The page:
“A micro mastery has a structure that connects in a crucial way to important elements in the greater field it is a part of. It reveals relationships and balances in the elements of the task that mere words and explanation, textbook-style, cannot. Its repeatability and game ability…turn it into a self-teaching mechanism, where experimentation within certain defined limits greatly increases your learning.”
“The strategy is, then, to tinker as much as possible and try to collect as many Black Swan opportunities as you can.”
– Nassim Taleb, The Black Swan, p. xxv
One way of consistently producing music is to use the sketch method. A sketch is an idea for a track that happens not through pre-planning but through trial and error practice in the moment. It can be the most skeletal of ideas—a beat, a few chords, a sample, or some sound design—and its general method involves doing four things.
First, sketch every day and save your work. (My pieces are titled “sketches”.) Daily sketching cultivates the habit of producing music despite not quite knowing, or excessively worrying about, where it’s headed. A lot of sketches may never have a life beyond being a sketch, but you you never know. Sometimes a detail in a sketch eventually leads you to something significant.
Second, before saving your work for the day, push the sketch a bit further towards its hypothetical finished state. My approach is to imagine that I have only a few minutes to turn it into a track. This sense of urgency—a sense that time is running out on the moment (which it is)—can be a powerful impetus. I embrace the game, get a bit agitated—like, dude, this is impossible, I could never finish this in a few minutes!—and then try to make it happen.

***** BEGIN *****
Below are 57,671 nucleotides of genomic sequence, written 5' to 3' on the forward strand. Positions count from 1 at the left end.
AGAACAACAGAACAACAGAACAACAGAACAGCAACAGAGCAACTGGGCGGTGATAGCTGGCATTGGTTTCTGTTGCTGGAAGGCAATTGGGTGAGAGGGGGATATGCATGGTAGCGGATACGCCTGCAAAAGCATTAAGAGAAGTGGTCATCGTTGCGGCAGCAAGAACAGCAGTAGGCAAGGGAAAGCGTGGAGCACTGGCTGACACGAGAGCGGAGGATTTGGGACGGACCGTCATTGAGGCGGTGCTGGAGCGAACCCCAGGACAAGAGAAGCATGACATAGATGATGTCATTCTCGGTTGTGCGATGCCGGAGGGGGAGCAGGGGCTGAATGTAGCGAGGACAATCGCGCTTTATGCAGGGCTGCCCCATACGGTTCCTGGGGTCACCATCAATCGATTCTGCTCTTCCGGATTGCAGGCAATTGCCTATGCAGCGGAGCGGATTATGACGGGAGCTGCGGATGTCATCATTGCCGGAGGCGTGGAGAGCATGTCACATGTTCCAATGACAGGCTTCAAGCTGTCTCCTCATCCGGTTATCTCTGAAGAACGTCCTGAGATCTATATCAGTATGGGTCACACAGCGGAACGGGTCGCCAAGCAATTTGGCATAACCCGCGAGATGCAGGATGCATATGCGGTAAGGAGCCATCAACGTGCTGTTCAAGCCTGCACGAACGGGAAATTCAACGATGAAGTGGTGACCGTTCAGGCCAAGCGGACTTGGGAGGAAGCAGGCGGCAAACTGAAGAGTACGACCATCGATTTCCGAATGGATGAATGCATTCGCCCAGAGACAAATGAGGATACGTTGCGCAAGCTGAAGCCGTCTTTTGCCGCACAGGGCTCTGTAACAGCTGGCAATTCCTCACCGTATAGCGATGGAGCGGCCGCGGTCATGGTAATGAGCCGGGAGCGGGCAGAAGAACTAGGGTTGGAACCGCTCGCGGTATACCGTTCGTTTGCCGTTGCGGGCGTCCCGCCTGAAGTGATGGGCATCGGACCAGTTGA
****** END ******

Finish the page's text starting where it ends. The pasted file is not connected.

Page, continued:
Most of the time what happens is that I find problems with my material and fall short of turning it into something quasi-finished, which is fine. To illustrate: the other day it became obvious that the part I had recorded as a starting point was lackluster: it wasn’t intrinsically compelling, and it was too predictable. It was so lackluster, in fact, that I pondered if I should just save the bad idea, forget about it, and move on to something else. (Do many half-baked ideas lead to a single good one?) But instead I tried finishing it. I played along using a second sound, which caused some interesting phase cancellations. Hmm. I tried a reverb on the second part, which made it sound like it was in a tunnel. Okay, nice contrast. I returned to the first part and moved a few notes around—turning the high repeating Gs into As once in a while, and sometimes down to F-sharps. A little better, but not much. Then I decided that, if the part couldn’t be interesting harmonically, I would turn my attention to its timbre. I fiddled with the sound some more. A little better. I added a third sound, this one a patch I had made. The sound was arpeggiating around, jumping from the low notes in my left hand to the high ones in my right. I played along to the first two parts using this sound, holding down various chord shapes. Feeling both lost and still almost without hope for this sketch—dude, I really don’t know what to do with this one!—I played along with the third sound and noticed its notes jumping out in odd ways because of the arpeggiator on the patch. Interestingly, feeling lost freed me to go for it with that part, come what may.